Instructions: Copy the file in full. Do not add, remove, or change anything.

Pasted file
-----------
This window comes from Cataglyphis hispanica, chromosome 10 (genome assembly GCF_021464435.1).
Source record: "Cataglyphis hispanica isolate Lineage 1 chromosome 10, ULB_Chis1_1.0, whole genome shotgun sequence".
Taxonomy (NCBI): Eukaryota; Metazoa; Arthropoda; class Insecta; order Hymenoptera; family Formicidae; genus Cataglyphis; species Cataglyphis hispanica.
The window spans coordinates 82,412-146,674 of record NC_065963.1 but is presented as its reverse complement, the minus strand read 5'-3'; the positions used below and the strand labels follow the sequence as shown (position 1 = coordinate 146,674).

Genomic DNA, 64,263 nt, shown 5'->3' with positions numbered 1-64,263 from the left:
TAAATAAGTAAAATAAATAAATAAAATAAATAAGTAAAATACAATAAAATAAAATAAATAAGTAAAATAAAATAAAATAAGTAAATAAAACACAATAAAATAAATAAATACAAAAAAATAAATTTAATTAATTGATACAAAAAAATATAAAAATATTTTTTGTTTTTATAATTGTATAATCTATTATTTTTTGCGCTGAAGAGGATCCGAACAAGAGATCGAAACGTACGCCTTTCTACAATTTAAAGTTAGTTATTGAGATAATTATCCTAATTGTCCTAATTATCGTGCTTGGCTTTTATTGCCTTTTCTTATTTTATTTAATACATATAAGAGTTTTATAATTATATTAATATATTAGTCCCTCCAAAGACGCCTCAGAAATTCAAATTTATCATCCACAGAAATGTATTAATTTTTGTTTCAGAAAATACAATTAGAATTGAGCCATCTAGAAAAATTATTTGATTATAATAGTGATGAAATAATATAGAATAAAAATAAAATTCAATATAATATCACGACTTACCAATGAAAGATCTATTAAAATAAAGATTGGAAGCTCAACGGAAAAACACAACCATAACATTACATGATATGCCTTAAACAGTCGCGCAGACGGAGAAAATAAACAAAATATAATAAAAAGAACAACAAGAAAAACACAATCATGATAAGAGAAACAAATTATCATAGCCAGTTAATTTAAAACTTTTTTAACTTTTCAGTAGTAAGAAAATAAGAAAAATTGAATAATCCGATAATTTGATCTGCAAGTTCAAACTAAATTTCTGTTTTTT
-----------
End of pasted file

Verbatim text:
This window comes from Cataglyphis hispanica, chromosome 10 (genome assembly GCF_021464435.1).
Source record: "Cataglyphis hispanica isolate Lineage 1 chromosome 10, ULB_Chis1_1.0, whole genome shotgun sequence".
Taxonomy (NCBI): Eukaryota; Metazoa; Arthropoda; class Insecta; order Hymenoptera; family Formicidae; genus Cataglyphis; species Cataglyphis hispanica.
The window spans coordinates 82,412-146,674 of record NC_065963.1 but is presented as its reverse complement, the minus strand read 5'-3'; the positions used below and the strand labels follow the sequence as shown (position 1 = coordinate 146,674).

Genomic DNA, 64,263 nt, shown 5'->3' with positions numbered 1-64,263 from the left:
TAAATAAGTAAAATAAATAAATAAAATAAATAAGTAAAATACAATAAAATAAAATAAATAAGTAAAATAAAATAAAATAAGTAAATAAAACACAATAAAATAAATAAATACAAAAAAATAAATTTAATTAATTGATACAAAAAAATATAAAAATATTTTTTGTTTTTATAATTGTATAATCTATTATTTTTTGCGCTGAAGAGGATCCGAACAAGAGATCGAAACGTACGCCTTTCTACAATTTAAAGTTAGTTATTGAGATAATTATCCTAATTGTCCTAATTATCGTGCTTGGCTTTTATTGCCTTTTCTTATTTTATTTAATACATATAAGAGTTTTATAATTATATTAATATATTAGTCCCTCCAAAGACGCCTCAGAAATTCAAATTTATCATCCACAGAAATGTATTAATTTTTGTTTCAGAAAATACAATTAGAATTGAGCCATCTAGAAAAATTATTTGATTATAATAGTGATGAAATAATATAGAATAAAAATAAAATTCAATATAATATCACGACTTACCAATGAAAGATCTATTAAAATAAAGATTGGAAGCTCAACGGAAAAACACAACCATAACATTACATGATATGCCTTAAACAGTCGCGCAGACGGAGAAAATAAACAAAATATAATAAAAAGAACAACAAGAAAAACACAATCATGATAAGAGAAACAAATTATCATAGCCAGTTAATTTAAAACTTTTTTAACTTTTCAGTAGTAAGAAAATAAGAAAAATTGAATAATCCGATAATTTGATCTGCAAGTTCAAACTAAATTTCTGTTTTTT